A personal trainer reveals the 'most effective method of intermittent fasting' - here's how to get started
Intermittent fasting is changing the way people eat. But there are so many different ways to fast these days, is one method better than all the rest? Personal trainer and health coach, Max Lowery says, cutting your eating down to just 2 meals a day is the best way to tackle fasting head-on. He also believes that the popular 16:8 method isn't as perfect as it seems.
With just one slight adjustment, he says you can make it far more effective. You can learn more about his lifestyle on Instagram. Lowery also has a book "The 2 Meal Day" about his intermittent fasting technique, on sale in the US Dec. 5. Following is a transcript of the video.
Max Lowery: So 16:8 is basically, you break your day up into a period of a 16-hour fast with an 8-hour eating window. And I think it's just, you know, for me, it's just the more natural way of eating. Obviously, most people that start doing the two meal day is because of weight loss, and yes, they are losing weight but actually, we're constantly hearing how people have so much more energy throughout the day. They are not having, you know, this energy crashes because they aren't so dependent on food for energy, they are using body fat. They realize that they don't have to constantly eat to get themselves through the day.So the reason I started the two meal day - it's not the 16:8, is because one of the main issues that people come into with the 16:8 is that they get obsessed with the time periods. And they start counting down the hours until they can eat and they end up eating because the clock tells them to rather than their body tells them to. It's essentially the same thing, in terms of, what's going on, but just changing the focus to listening to your body is when it becomes a way of life because you're understanding yourself better.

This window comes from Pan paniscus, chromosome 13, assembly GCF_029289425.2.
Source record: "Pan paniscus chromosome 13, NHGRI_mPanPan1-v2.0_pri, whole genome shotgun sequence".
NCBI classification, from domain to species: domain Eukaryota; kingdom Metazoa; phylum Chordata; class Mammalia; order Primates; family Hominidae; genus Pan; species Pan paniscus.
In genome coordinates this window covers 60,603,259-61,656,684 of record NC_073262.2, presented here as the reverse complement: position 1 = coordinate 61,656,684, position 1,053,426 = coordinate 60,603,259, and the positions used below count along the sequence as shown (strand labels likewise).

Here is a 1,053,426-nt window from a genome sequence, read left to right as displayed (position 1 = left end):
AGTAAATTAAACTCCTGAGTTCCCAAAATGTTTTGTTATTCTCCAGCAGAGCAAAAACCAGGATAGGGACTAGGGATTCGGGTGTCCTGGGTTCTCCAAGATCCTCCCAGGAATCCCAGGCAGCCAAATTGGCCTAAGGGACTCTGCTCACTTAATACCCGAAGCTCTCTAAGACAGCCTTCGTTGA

If someone says, "Okay, how do I start tomorrow?" First of all, choose whether you're going to find it easier to skip dinner or you're going to find it's easier to skip breakfast. So say you're skipping breakfast, I would say, "Okay, what time do you normally have your breakfast?" Average person says 8 a.m. I'll say, "Okay, rather than 8 a.m., go in to work or whatever you are doing and wait until 10 a.m. and see how you feel." And then basically, over the course of two weeks, push until it's a 16-hour gap. And the whole time you are listening to your body, you're kind of, hopefully learning to understand that just because your stomach is empty, does not mean that you are hungry.
Then the main thing is that you fundamentally need to be eating whole foods cooked from scratch. A lot of other intermittent fasting methods have been like, "Oh no, you can eat what you want but just in a small time period" or "Eat what you want for 5 days." That doesn't encourage changes in behavior long-term, which is obviously, fundamentally what the issue is for some people. So all I'm trying to do is just educate people and give them the tools to listen to their bodies better and that's really what it boils down to.